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The owners of the Golden Gate Country Club have offered to sell the 160-acre golf course property. Here's what you should know. Megan Kearney, mkearney@news-press.com

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A 167-acre golf course in Golden Gate could soon become county property.

Collier County commissioners voted 4-1 on Tuesday to move toward buying the Golden Gate Country Club property off Collier Boulevard and Golden Gate Parkway for $28 million.

Commissioner Donna Fiala cast the lone dissenting vote.

More: Golden Gate golf course where homes planned offered to county for $28 million

She initially supported buying the property but decided to vote against the move when it became clear that fellow commissioners were opposed to keeping the property a golf course if the county buys it.  

“I thought we were going to remain a golf course,” Fiala said.

County staff in its report to commissioners noted that a municipal golf course “would not be cost neutral and in fact require a general fund subsidy.”

“It’s a public golf course now, isn’t it?” said Andy Solis, one of the commissioners opposed to the property remaining a golf course. “It is a great way to lose a lot of money in my opinion.”

2016: Golden Gate golf course closed, may not reopen

Commissioner Burt Saunders noted the property could be considered a site for a future veterans nursing home, though there's no guarantee state or federal governments would choose to build a nursing home for veterans in Collier County.

“If we get approval for a VA nursing home, this could be a location for it,” Saunders said. “If we don’t, then obviously there won’t be a nursing home there. So there are other uses that we can explore down the road.”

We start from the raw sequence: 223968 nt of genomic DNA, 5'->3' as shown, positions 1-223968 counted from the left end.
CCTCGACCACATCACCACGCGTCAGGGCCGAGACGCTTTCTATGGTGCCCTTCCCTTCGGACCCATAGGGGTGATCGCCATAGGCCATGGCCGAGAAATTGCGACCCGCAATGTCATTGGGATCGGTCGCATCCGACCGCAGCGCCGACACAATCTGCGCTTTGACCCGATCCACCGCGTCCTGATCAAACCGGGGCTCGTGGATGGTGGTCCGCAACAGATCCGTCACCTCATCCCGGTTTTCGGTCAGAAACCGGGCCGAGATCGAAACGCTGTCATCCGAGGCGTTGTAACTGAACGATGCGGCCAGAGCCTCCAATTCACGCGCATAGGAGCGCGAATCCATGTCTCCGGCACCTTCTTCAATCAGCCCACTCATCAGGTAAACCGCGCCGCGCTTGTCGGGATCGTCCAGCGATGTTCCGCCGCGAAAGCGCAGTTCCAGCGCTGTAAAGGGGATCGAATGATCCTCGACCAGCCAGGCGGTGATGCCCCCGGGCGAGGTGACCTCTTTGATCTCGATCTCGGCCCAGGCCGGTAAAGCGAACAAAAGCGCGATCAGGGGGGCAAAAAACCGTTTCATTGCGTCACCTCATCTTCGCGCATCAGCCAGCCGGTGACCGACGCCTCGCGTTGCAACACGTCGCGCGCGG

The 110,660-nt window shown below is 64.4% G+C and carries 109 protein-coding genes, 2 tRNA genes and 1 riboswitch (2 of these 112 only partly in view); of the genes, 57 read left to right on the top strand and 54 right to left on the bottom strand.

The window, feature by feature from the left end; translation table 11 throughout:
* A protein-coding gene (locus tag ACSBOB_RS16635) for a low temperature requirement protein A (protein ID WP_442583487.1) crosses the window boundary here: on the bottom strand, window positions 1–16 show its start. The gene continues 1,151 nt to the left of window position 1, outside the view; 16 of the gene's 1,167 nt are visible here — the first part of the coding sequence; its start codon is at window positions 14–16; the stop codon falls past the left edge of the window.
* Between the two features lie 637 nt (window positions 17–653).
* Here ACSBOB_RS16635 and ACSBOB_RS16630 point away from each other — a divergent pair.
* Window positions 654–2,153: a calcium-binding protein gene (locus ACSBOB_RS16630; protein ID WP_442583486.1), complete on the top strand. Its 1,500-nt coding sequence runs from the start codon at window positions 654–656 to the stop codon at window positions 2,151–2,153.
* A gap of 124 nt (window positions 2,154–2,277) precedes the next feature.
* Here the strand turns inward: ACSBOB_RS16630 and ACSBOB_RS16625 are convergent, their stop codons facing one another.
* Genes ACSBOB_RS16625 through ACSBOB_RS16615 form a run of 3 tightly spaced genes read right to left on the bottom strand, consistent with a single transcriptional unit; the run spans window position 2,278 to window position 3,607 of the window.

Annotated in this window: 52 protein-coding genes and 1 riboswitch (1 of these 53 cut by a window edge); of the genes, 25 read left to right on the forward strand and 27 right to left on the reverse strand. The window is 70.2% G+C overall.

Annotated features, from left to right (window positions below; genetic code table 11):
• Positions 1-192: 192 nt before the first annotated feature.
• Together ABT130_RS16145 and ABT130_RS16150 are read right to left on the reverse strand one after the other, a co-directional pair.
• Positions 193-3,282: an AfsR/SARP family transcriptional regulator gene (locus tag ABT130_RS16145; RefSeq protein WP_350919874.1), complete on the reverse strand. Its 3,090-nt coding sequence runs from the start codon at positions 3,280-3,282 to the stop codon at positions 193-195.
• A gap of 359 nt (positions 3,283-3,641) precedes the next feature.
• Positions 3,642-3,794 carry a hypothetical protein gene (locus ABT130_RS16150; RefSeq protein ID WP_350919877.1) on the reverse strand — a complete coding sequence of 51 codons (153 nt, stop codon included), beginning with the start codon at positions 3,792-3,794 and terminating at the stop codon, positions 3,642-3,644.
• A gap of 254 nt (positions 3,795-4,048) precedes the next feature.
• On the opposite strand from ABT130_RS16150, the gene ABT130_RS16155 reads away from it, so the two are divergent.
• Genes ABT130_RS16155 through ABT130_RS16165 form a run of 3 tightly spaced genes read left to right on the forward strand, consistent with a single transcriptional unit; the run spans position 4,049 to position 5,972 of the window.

The idea to keep the property a golf course was met with little enthusiasm from county commissioners, aside from Fiala.

Saunders said he was “probably not supportive of a golf course, because of the expense.”

Commissioner Penny Taylor said she was opposed to a golf course, preferring green space and walking paths instead.

However, Commissioner Bill McDaniel said he could envision a “happy medium” of uses, including a 9-hole municipal golf course encircling the neighborhood now at the center of the property.

County staff noted that the property could be used for a number of public uses, such as workforce housing, government buildings, sports facilities, and green space.

“I envision, based on what we’ve heard from the board, that they’re looking at a campus-feel,” Deputy County Manager Nick Casalanguida said after the meeting.

He likened it to the campus Arthrex is building in North Naples.

“Lot of green space, paths, walking trails, lakes,” Casalanguida said. “So it’s got a really good community vibe.”

County staff wrote in its report that one way to pay for the property would be to take on short-term debt.

“Spending $28 million to acquire this property without knowing the ultimate end land use will require some form of debt,” staff wrote.

If the property were to continue to be a golf course or other recreational use, park impact fees would be primarily used to repay the debt, according to the county report.

2017: Brent Batten: Golf course conversion in Collier County could be fast play